CaSE has organised a letter (£, or see below), published in today’s Times, which warns that Government proposals to drastically limit the settlement rights of migrants coming into the UK could seriously damage the country’s science and engineering base.
It comes a year after CaSE organised a first letter to the Times, signed by eight Nobel laureates, protesting against the government’s initial proposals for an immigration cap. For more details about CaSE’s work on this issue see here.
The new letter is signed by twenty individuals from across the science and engineering sector, ranging from industry to higher education, and includes two former Presidents of the Royal Society and the current Director of the country’s biggest research charity, the Wellcome Trust.
The letter was accompanied by an article in which The Times quotes CaSE Director Imran Khan as saying:
“When the immigration cap was imposed we had to fight pretty hard to warn the Government of the damage that it could do to science and engineering. To its credit, it eventually listened and changed its plans, but its settlement proposals could be just as harmful. The Government is effectively saying to the world’s top scientists, ‘Well, you can come and work here — but we’ll be kicking you out after five years’.”
“That’s not nearly enough for the kind of long-term research that the UK has built its reputation on, and it will mean that we are not even considered as a venue by the world’s best talent.”
A copy of the letter has been sent to the Home Secretary Theresa May, and the Minister for Immigration Damian Green, clarifying the points raised.
Full text and list of signatories
A year ago this page carried a letter from eight Nobel prize-winning researchers, explaining how curbs on immigration could damage the UK’s science and engineering excellence. The Government listened at the time, but now appears to have forgotten the warning.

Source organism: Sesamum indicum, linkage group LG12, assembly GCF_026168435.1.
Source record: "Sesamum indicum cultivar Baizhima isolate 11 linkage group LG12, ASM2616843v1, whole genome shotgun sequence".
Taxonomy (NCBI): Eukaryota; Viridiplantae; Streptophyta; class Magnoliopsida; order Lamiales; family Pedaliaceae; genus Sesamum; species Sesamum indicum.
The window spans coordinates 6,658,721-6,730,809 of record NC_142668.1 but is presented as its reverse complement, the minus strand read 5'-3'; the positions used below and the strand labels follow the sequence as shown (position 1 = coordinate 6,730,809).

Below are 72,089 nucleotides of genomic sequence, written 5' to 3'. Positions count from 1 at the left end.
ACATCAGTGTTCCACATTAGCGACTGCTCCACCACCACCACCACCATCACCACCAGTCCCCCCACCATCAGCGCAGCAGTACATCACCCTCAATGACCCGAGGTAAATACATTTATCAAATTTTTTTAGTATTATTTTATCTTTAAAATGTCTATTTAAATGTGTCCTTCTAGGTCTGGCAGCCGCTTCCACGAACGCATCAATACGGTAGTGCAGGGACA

The Government is proposing to end the right of migrants to settle in the UK, effectively forcing the vast majority to leave the country after five years. This policy would be a profound mistake, jeopardising our position as a hub for the world’s finest scientists and engineers.
A recent report for the Department for Business, Innovation and Skills noted that the UK provides the best ‘bang for buck’ of any G8 nation when it comes to research, while the economic and social benefits are immense and visible everywhere.
This eminence relies on a global outlook. Nearly half of all UK researchers collaborate with overseas colleagues, while migrant scientists such as Andre Geim, Konstantin Novoselov, and Venki Ramakrishnan have all won Nobel Prizes whilst working in British labs.
When the best international researchers decide where to work they will consider the prospects for their careers and families. If they cannot be confident of a stay longer than five years – barely long enough to supervise a PhD, let alone a major research programme – then we will be ruled out as a destination.
Let us be clear; the UK needs these people more than they need us. Moreover, if we are trying to improve links with nations such as China and India, the worst possible way to start is by turning their best minds away from our doorstep. The Government must decide how much it values our scientific prosperity.
|Dr Stephen Bold FREng||Managing Director, Sharp Laboratories of Europe Ltd.|
|David Brown||Chief Executive, Institution of Chemical Engineers|
|Mark Downs||Chief Executive, Society of Biology|
|Nigel Gaymond||Chief Executive, Bioindustry Association|
|Professor Ray Hill||President, British Pharmacological Society|
|Professor Sophien Kamoun||Head of the Sainsbury Laboratory|
|Professor Colin Kleanthous||Chair, the Biochemical Society|
|Imran Khan||Director, Campaign for Science and Engineering|
|Sir Peter Knight FRS||President, Institute of Physics|
|Lord May of Oxford OM AC FRS||Former President of the Royal Society, former Government Chief Scientific Adviser|
|David Phillips OBE||President, Royal Society of Chemistry|
|Professor Baron Piot||Director, London School of Hygiene & Tropical Medicine|
|Professor David Price||Vice Provost (Research), UCL|
|Lord Rees of Ludlow OM FRS||Former President of the Royal Society|
|Dr Mike Short||President, the Institution of Engineering and Technology|
|Professor Mike Spyer||President, the Physiological Society|
|Mark Stewart||Human Resources Director, Airbus UK|
|Professor Eric Thomas||President, Universities UK|
|Sir Mark Walport||Director, Wellcome Trust|
|Stephen Whitehead||Chief Executive, Association of British Pharmaceutical Industry|
|Lord Willis of Knaresborough||Chair, Association of Medical Research Charities|